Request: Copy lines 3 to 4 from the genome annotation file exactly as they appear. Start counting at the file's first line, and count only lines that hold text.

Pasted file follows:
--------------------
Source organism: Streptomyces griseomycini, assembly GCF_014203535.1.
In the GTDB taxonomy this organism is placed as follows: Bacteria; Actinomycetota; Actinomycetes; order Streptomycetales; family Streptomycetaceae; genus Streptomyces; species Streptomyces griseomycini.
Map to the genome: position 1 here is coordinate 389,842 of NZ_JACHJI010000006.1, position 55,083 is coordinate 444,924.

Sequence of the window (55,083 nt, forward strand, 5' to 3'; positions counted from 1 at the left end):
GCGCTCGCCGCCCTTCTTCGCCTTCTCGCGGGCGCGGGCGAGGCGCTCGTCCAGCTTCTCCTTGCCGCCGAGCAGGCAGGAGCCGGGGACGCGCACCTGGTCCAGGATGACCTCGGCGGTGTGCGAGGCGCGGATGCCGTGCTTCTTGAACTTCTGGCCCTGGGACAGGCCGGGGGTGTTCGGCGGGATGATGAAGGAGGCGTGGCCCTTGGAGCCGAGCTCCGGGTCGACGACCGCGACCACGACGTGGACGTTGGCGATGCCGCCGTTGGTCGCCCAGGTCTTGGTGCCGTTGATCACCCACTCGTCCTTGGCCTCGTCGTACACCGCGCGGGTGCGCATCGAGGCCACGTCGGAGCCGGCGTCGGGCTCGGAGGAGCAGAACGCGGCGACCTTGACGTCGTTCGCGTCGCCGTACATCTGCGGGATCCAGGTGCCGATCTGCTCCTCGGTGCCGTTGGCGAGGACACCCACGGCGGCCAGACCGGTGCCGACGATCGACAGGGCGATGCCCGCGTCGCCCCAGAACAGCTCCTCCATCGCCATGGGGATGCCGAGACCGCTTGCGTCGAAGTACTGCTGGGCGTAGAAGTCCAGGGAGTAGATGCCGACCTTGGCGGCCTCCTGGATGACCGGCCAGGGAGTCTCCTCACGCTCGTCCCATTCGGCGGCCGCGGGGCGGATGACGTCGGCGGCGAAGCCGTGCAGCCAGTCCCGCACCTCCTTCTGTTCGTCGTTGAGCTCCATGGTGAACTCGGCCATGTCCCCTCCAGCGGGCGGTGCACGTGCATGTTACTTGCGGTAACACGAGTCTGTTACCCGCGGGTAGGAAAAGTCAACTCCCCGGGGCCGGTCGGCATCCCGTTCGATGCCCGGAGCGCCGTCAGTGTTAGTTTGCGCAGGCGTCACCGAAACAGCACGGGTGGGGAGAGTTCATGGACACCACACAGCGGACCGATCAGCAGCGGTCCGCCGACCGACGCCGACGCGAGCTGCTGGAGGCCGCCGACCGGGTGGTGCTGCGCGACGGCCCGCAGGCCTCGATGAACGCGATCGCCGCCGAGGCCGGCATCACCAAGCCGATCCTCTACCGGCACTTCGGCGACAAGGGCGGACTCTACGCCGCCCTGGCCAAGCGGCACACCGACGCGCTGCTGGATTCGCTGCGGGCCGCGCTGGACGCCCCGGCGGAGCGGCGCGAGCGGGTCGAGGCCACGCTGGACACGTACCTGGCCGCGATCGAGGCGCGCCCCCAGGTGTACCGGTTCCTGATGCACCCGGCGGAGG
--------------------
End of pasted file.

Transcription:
Map to the genome: position 1 here is coordinate 389,842 of NZ_JACHJI010000006.1, position 55,083 is coordinate 444,924.

Sequence of the window (55,083 nt, forward strand, 5' to 3'; positions counted from 1 at the left end):